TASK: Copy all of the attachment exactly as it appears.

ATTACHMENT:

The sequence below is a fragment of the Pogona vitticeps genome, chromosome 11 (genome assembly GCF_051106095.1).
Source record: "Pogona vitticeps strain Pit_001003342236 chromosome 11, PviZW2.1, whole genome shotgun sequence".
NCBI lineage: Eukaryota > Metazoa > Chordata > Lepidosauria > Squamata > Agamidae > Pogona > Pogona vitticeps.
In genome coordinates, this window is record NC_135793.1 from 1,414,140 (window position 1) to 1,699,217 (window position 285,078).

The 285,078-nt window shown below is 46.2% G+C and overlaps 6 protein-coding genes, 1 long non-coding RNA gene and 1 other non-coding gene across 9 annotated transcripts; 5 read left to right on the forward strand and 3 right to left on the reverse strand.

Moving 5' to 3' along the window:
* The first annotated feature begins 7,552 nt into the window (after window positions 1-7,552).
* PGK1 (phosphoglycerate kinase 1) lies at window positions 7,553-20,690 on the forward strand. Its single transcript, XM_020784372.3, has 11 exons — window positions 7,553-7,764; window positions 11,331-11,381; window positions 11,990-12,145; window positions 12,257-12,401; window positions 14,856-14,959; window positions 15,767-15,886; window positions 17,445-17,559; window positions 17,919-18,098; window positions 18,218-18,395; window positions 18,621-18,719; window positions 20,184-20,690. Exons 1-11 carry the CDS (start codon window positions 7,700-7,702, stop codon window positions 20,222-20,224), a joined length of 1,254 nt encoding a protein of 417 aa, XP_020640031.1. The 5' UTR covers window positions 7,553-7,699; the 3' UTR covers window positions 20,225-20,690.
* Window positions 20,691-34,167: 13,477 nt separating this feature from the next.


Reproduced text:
The sequence below is a fragment of the Pogona vitticeps genome, chromosome 11 (genome assembly GCF_051106095.1).
Source record: "Pogona vitticeps strain Pit_001003342236 chromosome 11, PviZW2.1, whole genome shotgun sequence".
NCBI lineage: Eukaryota > Metazoa > Chordata > Lepidosauria > Squamata > Agamidae > Pogona > Pogona vitticeps.
In genome coordinates, this window is record NC_135793.1 from 1,414,140 (window position 1) to 1,699,217 (window position 285,078).

The 285,078-nt window shown below is 46.2% G+C and overlaps 6 protein-coding genes, 1 long non-coding RNA gene and 1 other non-coding gene across 9 annotated transcripts; 5 read left to right on the forward strand and 3 right to left on the reverse strand.

Moving 5' to 3' along the window:
* The first annotated feature begins 7,552 nt into the window (after window positions 1-7,552).
* PGK1 (phosphoglycerate kinase 1) lies at window positions 7,553-20,690 on the forward strand. Its single transcript, XM_020784372.3, has 11 exons — window positions 7,553-7,764; window positions 11,331-11,381; window positions 11,990-12,145; window positions 12,257-12,401; window positions 14,856-14,959; window positions 15,767-15,886; window positions 17,445-17,559; window positions 17,919-18,098; window positions 18,218-18,395; window positions 18,621-18,719; window positions 20,184-20,690. Exons 1-11 carry the CDS (start codon window positions 7,700-7,702, stop codon window positions 20,222-20,224), a joined length of 1,254 nt encoding a protein of 417 aa, XP_020640031.1. The 5' UTR covers window positions 7,553-7,699; the 3' UTR covers window positions 20,225-20,690.
* Window positions 20,691-34,167: 13,477 nt separating this feature from the next.